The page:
Taking the evidence most favorably to the contestant the following facts appeared. Rachael Brown, the testatrix, died on April 12, 1943, at the age of 77 years. The contestant was a great nephew of her late husband, whom she took into her home when he was 11 years old, called him "son" and kept him until he was 15. Later after he had married and had a home of his own he took the testatrix in and cared for her when she had the small pox. About 10 years prior to her death she wasn't feeling well and asked the contestant and his family to come and live with her, and they did so reluctantly. She told him that if he would go to live with her he would be well paid and some day would acquire her property. During the next 10 years he bought all the food and took care of her household expenses mostly, and looked after her business affairs, and his wife attended to her diet and did her laundry. He also took care of her brother to whom she was very much attached. During this time she made two wills making subtantial provision for him. In January, 1942, she had a shock and went to the hospital for a short time. Then she returned to her home, where she was confined to her room most of the time. On October 16, 1942, she left to visit at the home of one Chase, where on January 23, 1943, she executed the instrument involved in this litigation. At that time she was suffering from diabetes, shock, hardening of the arteries and heart trouble. This instrument was executed in the testatrix's room in the Chase home, and gave Edward Proulx, her grand nephew, her home property, and Mrs. Chase, upon whom she was dependent for care, the life use of the upstair tenement therein. Mr. Chase was inquisitive and watched the signing of the instrument through an open door. Edward Proulx called upon the testatrix while she was living with the contestant, and urged her to change the will she had made making the contestant a beneficiary. During the testatrix's last illness while at the hospital and a few days before her death she stated to a witness: "I only wish you had let me go and stay with you to your house for this visit I asked," and upon being asked why stated: "If I had gone to stay with you I never would have changed my will." Upon being asked why she did that she replied: "Because the Proulxs, Eddie and his wife" influenced her. She said: "They pestered me to death to make a change." She said that every time Eddie Proulx talked to her he would ask her to make a change in her will. She said that she didn't want to make the will, but that Proulx and Mrs. Chase made her make it. This evidence of what was said at the hospital was received without objection.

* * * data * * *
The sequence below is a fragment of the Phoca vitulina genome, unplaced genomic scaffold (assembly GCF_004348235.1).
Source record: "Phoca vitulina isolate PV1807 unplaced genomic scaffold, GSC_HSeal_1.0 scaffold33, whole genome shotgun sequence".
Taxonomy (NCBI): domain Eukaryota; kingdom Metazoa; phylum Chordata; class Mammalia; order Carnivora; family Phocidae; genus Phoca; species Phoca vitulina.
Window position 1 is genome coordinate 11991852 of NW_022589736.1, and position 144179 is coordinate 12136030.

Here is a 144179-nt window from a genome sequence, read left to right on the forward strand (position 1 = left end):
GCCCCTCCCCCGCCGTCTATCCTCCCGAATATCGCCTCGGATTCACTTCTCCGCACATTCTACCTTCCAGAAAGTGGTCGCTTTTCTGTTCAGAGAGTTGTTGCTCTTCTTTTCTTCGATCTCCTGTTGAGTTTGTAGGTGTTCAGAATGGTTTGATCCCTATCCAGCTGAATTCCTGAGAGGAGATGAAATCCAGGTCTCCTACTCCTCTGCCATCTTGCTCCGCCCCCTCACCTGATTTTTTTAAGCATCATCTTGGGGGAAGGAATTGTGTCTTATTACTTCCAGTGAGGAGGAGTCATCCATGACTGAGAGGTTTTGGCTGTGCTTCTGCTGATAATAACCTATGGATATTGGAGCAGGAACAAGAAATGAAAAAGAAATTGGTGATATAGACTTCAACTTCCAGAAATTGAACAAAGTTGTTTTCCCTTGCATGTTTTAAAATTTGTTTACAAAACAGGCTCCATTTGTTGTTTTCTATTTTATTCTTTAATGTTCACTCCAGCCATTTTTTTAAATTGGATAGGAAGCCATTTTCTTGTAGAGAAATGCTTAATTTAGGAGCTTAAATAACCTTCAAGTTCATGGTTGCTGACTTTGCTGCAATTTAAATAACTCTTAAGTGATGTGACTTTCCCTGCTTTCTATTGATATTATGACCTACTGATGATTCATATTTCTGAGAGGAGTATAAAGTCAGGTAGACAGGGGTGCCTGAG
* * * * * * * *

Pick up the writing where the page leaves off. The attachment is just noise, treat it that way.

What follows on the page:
The proponents excepted to the refusal of the court to charge the jury as requested in two particulars. An inspection of these requests discloses abstract propositions of law as to the admissibility of certain evidence, without any suggestions as to how it applied to the case on trial. The court could not comply literally, because abstract instructions are condemned, for the reason that they are quite as apt to confuse the jury as to clarify their minds as to the legal aspects of the case before them. Johnson v. Moore, 109 Vt. 282, 287, 196 A 246; Russell v. Pilger, 113 Vt. 537, 540, 37 A.2d 403; Green v. Stockwell, 87 Vt. 459, 464, 89 A 270; State v. McDonnell, 32 Vt. 491, 536. Error is not shown.